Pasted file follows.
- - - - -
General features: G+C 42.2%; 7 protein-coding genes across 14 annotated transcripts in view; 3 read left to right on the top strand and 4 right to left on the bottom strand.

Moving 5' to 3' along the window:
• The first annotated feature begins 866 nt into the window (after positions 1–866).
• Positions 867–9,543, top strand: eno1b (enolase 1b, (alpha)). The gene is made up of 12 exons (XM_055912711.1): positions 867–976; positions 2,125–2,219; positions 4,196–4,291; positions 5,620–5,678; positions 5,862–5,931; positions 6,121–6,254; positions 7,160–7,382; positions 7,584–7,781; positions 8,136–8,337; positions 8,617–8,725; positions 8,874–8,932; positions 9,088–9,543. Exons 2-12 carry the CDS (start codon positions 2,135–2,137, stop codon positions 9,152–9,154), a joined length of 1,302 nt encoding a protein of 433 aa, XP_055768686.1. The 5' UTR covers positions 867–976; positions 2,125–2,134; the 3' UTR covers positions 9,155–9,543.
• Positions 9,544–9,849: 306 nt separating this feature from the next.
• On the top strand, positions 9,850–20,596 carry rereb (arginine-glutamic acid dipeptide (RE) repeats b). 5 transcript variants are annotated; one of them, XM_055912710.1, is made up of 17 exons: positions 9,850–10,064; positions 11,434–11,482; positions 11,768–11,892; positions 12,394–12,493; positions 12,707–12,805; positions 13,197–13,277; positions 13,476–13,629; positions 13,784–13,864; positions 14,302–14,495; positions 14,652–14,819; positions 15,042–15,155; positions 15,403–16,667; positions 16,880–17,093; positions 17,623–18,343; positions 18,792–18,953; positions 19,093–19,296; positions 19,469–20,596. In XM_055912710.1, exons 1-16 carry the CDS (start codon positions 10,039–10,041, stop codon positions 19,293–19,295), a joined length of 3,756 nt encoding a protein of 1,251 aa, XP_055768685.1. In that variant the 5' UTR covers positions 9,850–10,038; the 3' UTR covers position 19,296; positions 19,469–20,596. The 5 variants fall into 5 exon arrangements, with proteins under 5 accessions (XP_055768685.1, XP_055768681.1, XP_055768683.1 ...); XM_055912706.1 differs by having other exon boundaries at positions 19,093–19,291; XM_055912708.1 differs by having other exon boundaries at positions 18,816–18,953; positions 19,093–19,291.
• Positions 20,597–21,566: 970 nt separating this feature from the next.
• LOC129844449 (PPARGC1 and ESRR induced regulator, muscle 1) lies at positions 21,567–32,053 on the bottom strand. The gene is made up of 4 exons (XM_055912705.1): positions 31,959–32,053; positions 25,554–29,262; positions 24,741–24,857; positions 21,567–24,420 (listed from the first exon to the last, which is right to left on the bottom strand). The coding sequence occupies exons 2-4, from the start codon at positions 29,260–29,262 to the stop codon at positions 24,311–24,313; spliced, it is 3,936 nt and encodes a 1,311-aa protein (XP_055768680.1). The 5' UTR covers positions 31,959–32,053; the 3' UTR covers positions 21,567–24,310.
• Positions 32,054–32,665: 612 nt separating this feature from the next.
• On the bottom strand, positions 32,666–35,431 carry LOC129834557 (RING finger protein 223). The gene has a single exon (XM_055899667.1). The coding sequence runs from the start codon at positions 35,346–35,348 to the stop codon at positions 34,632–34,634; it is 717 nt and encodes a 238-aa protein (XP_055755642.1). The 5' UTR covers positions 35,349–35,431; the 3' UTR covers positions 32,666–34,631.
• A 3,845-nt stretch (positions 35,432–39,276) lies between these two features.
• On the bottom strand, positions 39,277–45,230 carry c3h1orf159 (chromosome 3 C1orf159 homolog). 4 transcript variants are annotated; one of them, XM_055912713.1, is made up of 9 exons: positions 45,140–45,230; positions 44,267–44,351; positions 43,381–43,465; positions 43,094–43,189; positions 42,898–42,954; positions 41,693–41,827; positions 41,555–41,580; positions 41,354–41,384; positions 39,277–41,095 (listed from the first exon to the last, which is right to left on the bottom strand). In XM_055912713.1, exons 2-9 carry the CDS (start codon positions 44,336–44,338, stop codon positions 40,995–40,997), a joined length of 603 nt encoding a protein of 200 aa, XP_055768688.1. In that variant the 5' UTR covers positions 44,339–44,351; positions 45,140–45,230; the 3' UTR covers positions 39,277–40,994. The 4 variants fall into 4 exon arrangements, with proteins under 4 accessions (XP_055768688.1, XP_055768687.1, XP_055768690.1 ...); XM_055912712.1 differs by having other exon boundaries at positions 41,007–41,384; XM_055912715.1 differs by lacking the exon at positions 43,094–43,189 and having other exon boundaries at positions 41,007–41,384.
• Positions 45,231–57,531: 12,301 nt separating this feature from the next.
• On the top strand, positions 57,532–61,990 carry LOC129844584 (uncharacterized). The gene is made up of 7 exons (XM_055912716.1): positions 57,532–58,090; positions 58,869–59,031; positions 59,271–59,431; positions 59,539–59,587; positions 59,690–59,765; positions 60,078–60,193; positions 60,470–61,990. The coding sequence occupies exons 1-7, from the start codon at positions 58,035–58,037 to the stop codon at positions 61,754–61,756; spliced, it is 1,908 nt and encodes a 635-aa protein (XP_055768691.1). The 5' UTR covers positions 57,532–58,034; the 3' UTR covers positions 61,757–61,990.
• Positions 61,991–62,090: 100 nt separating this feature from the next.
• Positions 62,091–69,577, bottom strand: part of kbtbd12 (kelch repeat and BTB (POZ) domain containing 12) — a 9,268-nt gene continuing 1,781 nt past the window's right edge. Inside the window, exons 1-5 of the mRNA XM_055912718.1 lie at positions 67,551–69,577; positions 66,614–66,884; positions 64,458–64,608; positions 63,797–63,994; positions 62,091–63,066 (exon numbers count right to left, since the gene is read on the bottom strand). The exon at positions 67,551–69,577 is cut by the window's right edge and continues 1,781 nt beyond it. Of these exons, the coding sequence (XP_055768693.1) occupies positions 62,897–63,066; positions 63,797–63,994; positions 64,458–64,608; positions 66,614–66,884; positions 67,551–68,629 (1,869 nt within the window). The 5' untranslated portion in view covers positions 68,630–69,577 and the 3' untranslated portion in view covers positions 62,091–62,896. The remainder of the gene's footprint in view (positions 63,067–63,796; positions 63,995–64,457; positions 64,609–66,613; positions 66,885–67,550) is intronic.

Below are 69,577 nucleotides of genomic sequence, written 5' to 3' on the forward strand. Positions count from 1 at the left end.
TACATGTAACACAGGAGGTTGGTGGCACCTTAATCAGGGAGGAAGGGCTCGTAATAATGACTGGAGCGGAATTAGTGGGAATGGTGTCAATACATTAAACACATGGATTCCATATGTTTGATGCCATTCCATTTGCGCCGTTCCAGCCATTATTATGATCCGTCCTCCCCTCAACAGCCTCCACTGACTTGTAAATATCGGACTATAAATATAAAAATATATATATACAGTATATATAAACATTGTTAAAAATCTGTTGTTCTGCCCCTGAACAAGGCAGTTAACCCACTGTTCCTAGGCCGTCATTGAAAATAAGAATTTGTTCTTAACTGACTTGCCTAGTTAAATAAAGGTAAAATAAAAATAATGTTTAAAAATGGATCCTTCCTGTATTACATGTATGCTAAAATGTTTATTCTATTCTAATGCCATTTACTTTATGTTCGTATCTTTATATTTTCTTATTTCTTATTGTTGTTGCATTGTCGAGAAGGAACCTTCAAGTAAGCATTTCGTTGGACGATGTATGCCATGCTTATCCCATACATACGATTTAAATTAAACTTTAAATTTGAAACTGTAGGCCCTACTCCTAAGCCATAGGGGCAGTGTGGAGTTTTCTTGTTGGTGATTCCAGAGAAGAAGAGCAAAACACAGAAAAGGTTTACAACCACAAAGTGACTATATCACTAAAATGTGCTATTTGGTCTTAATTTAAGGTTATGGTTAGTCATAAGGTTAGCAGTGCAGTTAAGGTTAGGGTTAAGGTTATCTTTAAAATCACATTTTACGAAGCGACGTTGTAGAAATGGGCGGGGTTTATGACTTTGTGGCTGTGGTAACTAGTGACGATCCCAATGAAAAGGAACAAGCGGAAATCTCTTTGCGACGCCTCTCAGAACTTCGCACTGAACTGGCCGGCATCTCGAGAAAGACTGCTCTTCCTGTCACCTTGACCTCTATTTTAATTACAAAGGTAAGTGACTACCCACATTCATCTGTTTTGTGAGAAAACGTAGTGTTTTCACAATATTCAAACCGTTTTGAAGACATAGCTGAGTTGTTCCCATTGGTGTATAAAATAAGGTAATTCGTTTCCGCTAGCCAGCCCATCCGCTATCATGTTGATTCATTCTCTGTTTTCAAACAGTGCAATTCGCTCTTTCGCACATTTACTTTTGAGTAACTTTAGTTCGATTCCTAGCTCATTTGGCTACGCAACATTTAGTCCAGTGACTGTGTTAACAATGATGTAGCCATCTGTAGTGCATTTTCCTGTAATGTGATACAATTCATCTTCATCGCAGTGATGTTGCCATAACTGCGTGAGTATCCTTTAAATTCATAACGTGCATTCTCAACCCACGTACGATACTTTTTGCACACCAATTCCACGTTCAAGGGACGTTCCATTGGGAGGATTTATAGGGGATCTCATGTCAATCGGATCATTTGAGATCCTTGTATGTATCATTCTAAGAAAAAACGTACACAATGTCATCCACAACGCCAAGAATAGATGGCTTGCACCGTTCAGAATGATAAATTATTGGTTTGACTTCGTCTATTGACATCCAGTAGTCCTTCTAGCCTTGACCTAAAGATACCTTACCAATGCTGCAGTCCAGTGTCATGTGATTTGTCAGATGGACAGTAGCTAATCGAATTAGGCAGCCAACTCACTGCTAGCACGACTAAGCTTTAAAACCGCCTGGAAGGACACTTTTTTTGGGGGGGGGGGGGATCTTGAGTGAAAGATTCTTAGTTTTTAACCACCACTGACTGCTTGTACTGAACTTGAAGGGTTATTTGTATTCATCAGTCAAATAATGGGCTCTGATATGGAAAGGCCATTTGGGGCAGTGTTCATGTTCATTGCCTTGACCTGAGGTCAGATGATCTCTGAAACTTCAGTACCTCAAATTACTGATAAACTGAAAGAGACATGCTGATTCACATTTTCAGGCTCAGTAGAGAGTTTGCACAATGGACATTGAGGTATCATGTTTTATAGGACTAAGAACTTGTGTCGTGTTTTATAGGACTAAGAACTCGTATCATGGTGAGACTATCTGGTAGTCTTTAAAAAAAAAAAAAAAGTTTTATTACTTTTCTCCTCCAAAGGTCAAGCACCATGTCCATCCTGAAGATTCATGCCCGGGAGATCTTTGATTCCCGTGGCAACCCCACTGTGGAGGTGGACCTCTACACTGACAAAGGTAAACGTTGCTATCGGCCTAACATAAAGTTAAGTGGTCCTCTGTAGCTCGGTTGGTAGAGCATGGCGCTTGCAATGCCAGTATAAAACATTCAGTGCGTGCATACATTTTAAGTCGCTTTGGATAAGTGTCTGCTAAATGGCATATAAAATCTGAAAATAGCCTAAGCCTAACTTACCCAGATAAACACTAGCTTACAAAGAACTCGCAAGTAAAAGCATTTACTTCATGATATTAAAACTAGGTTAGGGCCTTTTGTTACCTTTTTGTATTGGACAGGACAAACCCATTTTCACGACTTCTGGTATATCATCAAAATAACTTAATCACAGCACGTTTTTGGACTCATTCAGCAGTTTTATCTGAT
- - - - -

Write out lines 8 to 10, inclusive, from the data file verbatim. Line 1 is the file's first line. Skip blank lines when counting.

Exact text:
• LOC129844449 (PPARGC1 and ESRR induced regulator, muscle 1) lies at positions 21,567–32,053 on the bottom strand. The gene is made up of 4 exons (XM_055912705.1): positions 31,959–32,053; positions 25,554–29,262; positions 24,741–24,857; positions 21,567–24,420 (listed from the first exon to the last, which is right to left on the bottom strand). The coding sequence occupies exons 2-4, from the start codon at positions 29,260–29,262 to the stop codon at positions 24,311–24,313; spliced, it is 3,936 nt and encodes a 1,311-aa protein (XP_055768680.1). The 5' UTR covers positions 31,959–32,053; the 3' UTR covers positions 21,567–24,310.
• Positions 32,054–32,665: 612 nt separating this feature from the next.
• On the bottom strand, positions 32,666–35,431 carry LOC129834557 (RING finger protein 223). The gene has a single exon (XM_055899667.1). The coding sequence runs from the start codon at positions 35,346–35,348 to the stop codon at positions 34,632–34,634; it is 717 nt and encodes a 238-aa protein (XP_055755642.1). The 5' UTR covers positions 35,349–35,431; the 3' UTR covers positions 32,666–34,631.